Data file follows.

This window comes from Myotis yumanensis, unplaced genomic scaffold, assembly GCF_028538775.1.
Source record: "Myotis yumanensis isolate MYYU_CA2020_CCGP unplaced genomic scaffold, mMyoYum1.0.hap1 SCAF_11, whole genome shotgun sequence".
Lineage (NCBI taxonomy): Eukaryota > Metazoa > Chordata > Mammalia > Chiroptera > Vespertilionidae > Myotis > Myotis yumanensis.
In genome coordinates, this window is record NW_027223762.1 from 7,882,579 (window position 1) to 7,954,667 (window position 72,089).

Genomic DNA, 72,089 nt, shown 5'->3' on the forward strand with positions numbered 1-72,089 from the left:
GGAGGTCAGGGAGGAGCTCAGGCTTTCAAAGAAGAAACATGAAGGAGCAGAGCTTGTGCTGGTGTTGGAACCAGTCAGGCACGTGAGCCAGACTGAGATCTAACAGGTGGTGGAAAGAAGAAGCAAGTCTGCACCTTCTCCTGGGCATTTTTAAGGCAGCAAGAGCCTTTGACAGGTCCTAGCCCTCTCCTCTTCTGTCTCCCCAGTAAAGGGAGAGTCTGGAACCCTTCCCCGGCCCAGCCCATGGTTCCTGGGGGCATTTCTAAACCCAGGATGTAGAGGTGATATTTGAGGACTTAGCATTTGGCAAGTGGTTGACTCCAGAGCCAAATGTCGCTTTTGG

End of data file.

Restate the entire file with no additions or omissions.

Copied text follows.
This window comes from Myotis yumanensis, unplaced genomic scaffold, assembly GCF_028538775.1.
Source record: "Myotis yumanensis isolate MYYU_CA2020_CCGP unplaced genomic scaffold, mMyoYum1.0.hap1 SCAF_11, whole genome shotgun sequence".
Lineage (NCBI taxonomy): Eukaryota > Metazoa > Chordata > Mammalia > Chiroptera > Vespertilionidae > Myotis > Myotis yumanensis.
In genome coordinates, this window is record NW_027223762.1 from 7,882,579 (window position 1) to 7,954,667 (window position 72,089).

Genomic DNA, 72,089 nt, shown 5'->3' on the forward strand with positions numbered 1-72,089 from the left:
GGAGGTCAGGGAGGAGCTCAGGCTTTCAAAGAAGAAACATGAAGGAGCAGAGCTTGTGCTGGTGTTGGAACCAGTCAGGCACGTGAGCCAGACTGAGATCTAACAGGTGGTGGAAAGAAGAAGCAAGTCTGCACCTTCTCCTGGGCATTTTTAAGGCAGCAAGAGCCTTTGACAGGTCCTAGCCCTCTCCTCTTCTGTCTCCCCAGTAAAGGGAGAGTCTGGAACCCTTCCCCGGCCCAGCCCATGGTTCCTGGGGGCATTTCTAAACCCAGGATGTAGAGGTGATATTTGAGGACTTAGCATTTGGCAAGTGGTTGACTCCAGAGCCAAATGTCGCTTTTGG